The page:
Think Your All-Wheel-Drive is Enough This Winter? Think Again

Winter tires – improved braking? Really?

The early season snow is a sure signal that winter is just around the corner and for many, that means, getting those winter tires installed. After all, getting your vehicle stuck in the snow is no fun, and snow tires can make the difference on that snowy road! But what if those same winter tires could possibly save you from a fender bender? Thanks to tread pattern technology and rubber compound advancements, winter tires can actually improve handling while reducing stopping distances! Since your tires are your only contact points with the road, it’s worth understanding a little more about snow tires.

Good winter tires on snowy road

At ISL Insurance, we’re committed to not only saving you money on insurance but your safety. That is why we want to share some important winter driving information that might just help prevent you from getting into an automotive collision this winter.

Snow tires can save money? – it’s true. The improved safety, handling and braking features may save you thousands by preventing a nasty fender bender.

Modern winter tires have improved tread patterns which clear snow better, thanks to computer-aided design. This results in better traction and braking. However, the real magic of new snow tire technology comes from the use of softer rubber compounds. They stay pliable in colder weather, helping to grip ice while reducing braking distances. The math is simple – a shorter stopping distance can often be the difference between sliding into that snowbank or not.

But I have an all-wheel-drive vehicle, do I really need winter tires?

While it’s true that 4X4 and all-wheel drive systems do give drivers more traction, they still rely on the composition of their tires to provide grip to function effectively. If your tires don’t provide that level of traction, the system is rendered essentially useless. All-wheel-drive is designed to help you accelerate, not stop.

Winter tires work with your all-wheel-drive system to improve overall safety in winter conditions. They enhance your control which means better acceleration and perhaps more importantly better-stopping power.

Winter tires improve your braking

All-season tires are great in inclement weather such as rain and off-road conditions like mud. Unfortunately, they are not designed to handle the snow or cold as well as winter tires. Most all-season tires start to harden and lose elasticity at around 7°C. As the temperature drops, these tires will continue to lose grip. At around -15°C, the tires will have lost all elasticity. That means your all-season tires will have little to no grip, affecting your vehicle’s traction and braking. In wet, snowy, or icy conditions your all-season tires will require longer braking distances to avoid collisions.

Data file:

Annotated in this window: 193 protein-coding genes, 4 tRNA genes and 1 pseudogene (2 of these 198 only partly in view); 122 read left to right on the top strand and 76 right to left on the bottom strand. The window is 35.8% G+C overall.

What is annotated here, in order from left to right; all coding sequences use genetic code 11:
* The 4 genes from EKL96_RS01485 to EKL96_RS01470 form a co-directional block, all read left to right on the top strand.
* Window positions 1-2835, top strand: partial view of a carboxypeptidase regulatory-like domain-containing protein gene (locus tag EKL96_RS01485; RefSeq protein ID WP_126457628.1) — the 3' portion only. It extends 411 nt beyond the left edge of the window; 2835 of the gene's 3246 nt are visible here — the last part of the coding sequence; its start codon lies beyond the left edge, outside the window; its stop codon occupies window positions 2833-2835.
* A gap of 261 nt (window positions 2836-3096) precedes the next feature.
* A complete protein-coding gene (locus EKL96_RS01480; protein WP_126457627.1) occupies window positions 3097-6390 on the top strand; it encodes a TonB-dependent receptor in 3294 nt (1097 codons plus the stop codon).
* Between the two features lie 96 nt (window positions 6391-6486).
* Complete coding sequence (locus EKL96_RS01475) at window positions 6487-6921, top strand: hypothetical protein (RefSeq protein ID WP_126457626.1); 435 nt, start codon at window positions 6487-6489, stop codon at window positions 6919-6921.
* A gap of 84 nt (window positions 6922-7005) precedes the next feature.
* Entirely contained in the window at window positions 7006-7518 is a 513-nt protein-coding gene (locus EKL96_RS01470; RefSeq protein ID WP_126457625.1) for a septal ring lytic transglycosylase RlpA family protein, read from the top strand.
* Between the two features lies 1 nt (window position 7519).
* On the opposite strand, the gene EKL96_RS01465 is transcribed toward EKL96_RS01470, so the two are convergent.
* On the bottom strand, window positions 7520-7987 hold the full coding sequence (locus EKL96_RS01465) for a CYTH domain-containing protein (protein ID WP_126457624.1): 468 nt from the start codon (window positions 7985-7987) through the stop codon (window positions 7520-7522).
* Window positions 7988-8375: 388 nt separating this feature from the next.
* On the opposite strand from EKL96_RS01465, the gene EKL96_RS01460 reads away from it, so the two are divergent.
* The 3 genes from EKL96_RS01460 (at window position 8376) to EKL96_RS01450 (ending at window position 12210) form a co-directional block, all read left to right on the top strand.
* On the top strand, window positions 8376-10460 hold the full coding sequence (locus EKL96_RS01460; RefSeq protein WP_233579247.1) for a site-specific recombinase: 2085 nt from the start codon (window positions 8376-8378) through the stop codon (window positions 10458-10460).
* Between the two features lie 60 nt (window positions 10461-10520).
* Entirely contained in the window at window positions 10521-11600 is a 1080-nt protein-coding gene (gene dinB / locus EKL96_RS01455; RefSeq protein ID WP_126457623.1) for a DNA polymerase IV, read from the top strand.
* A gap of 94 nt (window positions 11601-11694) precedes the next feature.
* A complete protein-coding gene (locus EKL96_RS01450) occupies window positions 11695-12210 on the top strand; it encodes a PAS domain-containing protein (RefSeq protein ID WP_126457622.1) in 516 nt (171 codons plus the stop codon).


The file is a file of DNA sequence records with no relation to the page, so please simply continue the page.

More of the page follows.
Kal Tire graph on winter tire braking
Winter Tires (Cyan) = 30.1 m All-Weather (Magenta) = 35.5 m 3-Season (Yellow) = 44.8 m. Source: Kal Tire

Winter tires, on the other hand, are manufactured with a unique rubber composition that allows them to remain soft enough to grip the road. They only harden at around -40°C which provides drivers with more traction, even in extreme weather. Additionally, the winter tires feature special tread that is specifically designed for the snow. The wider grooves commonly found on winter tires allow snow to clear the treads.

The softer rubber grips the road better and can shorten braking distance by as much as 25% according to the Ontario Government.

Are winter tires required by law in Ontario?

Unlike in some other provinces, Ontario does not mandate the use of winter tires. The Government of Ontario does recommend their use.

Can I use my winter tires all year?

The unique composition that makes them ideal for cold environments also makes them more susceptible to wear and tear in temperatures above 7°C. The softer rubber will wear more quickly in the spring and summer months.  leading you to have to replace your tires more often. It is recommended to remove your winter tires as the temperature begins to rise and store them.

When is the right time to change your tires?

Experts recommend waiting until the ambient temperature is below 7°C. Below this temperature, summer and all-season tires become hard and lose their ability to adequately grip the road. Winter tires are designed with a different composition that allows them to remain soft and grip the road even in cold temperatures.

Black car on a winter road with winter tires

Following the same logic, as the temperature begins to climb, at the end of winter you should get your winter tires removed. If the ambient temperature is over 7°C, your winter tires no longer offer a performance advantage and in fact, will begin to wear faster. Getting them removed as soon as it is warm enough will help prolong their life.

Keep in mind some insurance companies also have set dates for which the tires have to be installed. Our recommendation is November 1 to April 1, but dates may vary so be sure to check with your provider.

Does having winter tires affect my insurance?

All insurance providers are required to offer a winter tire discount although the exact amount will vary. If you have invested in new tires, be sure to update your insurance provider. If you have more questions on how winter tires may save you money on your insurance please contact us.